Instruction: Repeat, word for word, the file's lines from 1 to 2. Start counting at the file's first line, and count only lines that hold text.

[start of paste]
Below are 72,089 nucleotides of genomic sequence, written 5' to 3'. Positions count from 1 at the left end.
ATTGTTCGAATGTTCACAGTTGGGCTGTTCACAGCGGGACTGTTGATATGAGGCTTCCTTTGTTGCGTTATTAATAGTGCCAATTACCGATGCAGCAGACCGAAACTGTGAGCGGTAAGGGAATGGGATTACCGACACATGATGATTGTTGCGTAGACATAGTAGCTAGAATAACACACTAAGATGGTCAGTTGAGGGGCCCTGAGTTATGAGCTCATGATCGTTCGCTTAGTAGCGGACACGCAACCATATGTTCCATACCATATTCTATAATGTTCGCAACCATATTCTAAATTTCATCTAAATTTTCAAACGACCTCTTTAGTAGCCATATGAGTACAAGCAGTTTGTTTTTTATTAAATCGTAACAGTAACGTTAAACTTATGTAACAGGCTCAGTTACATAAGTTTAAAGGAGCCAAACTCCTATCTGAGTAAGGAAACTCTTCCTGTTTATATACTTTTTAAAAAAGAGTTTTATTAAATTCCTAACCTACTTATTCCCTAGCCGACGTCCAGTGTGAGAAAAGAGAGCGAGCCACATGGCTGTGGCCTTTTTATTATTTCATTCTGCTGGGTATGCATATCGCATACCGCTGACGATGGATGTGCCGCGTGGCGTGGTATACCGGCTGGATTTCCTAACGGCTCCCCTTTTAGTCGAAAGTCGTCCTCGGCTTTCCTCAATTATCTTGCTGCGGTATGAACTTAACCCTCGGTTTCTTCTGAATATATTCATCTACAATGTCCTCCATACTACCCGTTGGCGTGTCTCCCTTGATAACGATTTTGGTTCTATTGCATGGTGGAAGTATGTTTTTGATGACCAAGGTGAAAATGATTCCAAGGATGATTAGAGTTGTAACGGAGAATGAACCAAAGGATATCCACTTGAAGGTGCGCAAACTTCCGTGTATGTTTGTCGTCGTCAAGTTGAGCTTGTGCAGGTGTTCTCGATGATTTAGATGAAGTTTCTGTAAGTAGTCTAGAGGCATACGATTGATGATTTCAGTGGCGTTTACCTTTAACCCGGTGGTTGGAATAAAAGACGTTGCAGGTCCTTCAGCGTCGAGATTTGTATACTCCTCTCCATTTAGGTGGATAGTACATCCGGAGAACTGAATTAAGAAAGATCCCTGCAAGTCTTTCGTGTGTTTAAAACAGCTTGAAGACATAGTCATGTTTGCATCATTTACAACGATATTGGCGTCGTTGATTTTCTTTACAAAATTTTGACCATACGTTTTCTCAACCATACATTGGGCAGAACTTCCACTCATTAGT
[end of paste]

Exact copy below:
Below are 72,089 nucleotides of genomic sequence, written 5' to 3'. Positions count from 1 at the left end.
ATTGTTCGAATGTTCACAGTTGGGCTGTTCACAGCGGGACTGTTGATATGAGGCTTCCTTTGTTGCGTTATTAATAGTGCCAATTACCGATGCAGCAGACCGAAACTGTGAGCGGTAAGGGAATGGGATTACCGACACATGATGATTGTTGCGTAGACATAGTAGCTAGAATAACACACTAAGATGGTCAGTTGAGGGGCCCTGAGTTATGAGCTCATGATCGTTCGCTTAGTAGCGGACACGCAACCATATGTTCCATACCATATTCTATAATGTTCGCAACCATATTCTAAATTTCATCTAAATTTTCAAACGACCTCTTTAGTAGCCATATGAGTACAAGCAGTTTGTTTTTTATTAAATCGTAACAGTAACGTTAAACTTATGTAACAGGCTCAGTTACATAAGTTTAAAGGAGCCAAACTCCTATCTGAGTAAGGAAACTCTTCCTGTTTATATACTTTTTAAAAAAGAGTTTTATTAAATTCCTAACCTACTTATTCCCTAGCCGACGTCCAGTGTGAGAAAAGAGAGCGAGCCACATGGCTGTGGCCTTTTTATTATTTCATTCTGCTGGGTATGCATATCGCATACCGCTGACGATGGATGTGCCGCGTGGCGTGGTATACCGGCTGGATTTCCTAACGGCTCCCCTTTTAGTCGAAAGTCGTCCTCGGCTTTCCTCAATTATCTTGCTGCGGTATGAACTTAACCCTCGGTTTCTTCTGAATATATTCATCTACAATGTCCTCCATACTACCCGTTGGCGTGTCTCCCTTGATAACGATTTTGGTTCTATTGCATGGTGGAAGTATGTTTTTGATGACCAAGGTGAAAATGATTCCAAGGATGATTAGAGTTGTAACGGAGAATGAACCAAAGGATATCCACTTGAAGGTGCGCAAACTTCCGTGTATGTTTGTCGTCGTCAAGTTGAGCTTGTGCAGGTGTTCTCGATGATTTAGATGAAGTTTCTGTAAGTAGTCTAGAGGCATACGATTGATGATTTCAGTGGCGTTTACCTTTAACCCGGTGGTTGGAATAAAAGACGTTGCAGGTCCTTCAGCGTCGAGATTTGTATACTCCTCTCCATTTAGGTGGATAGTACATCCGGAGAACTGAATTAAGAAAGATCCCTGCAAGTCTTTCGTGTGTTTAAAACAGCTTGAAGACATAGTCATGTTTGCATCATTTACAACGATATTGGCGTCGTTGATTTTCTTTACAAAATTTTGACCATACGTTTTCTCAACCATACATTGGGCAGAACTTCCACTCATTAGT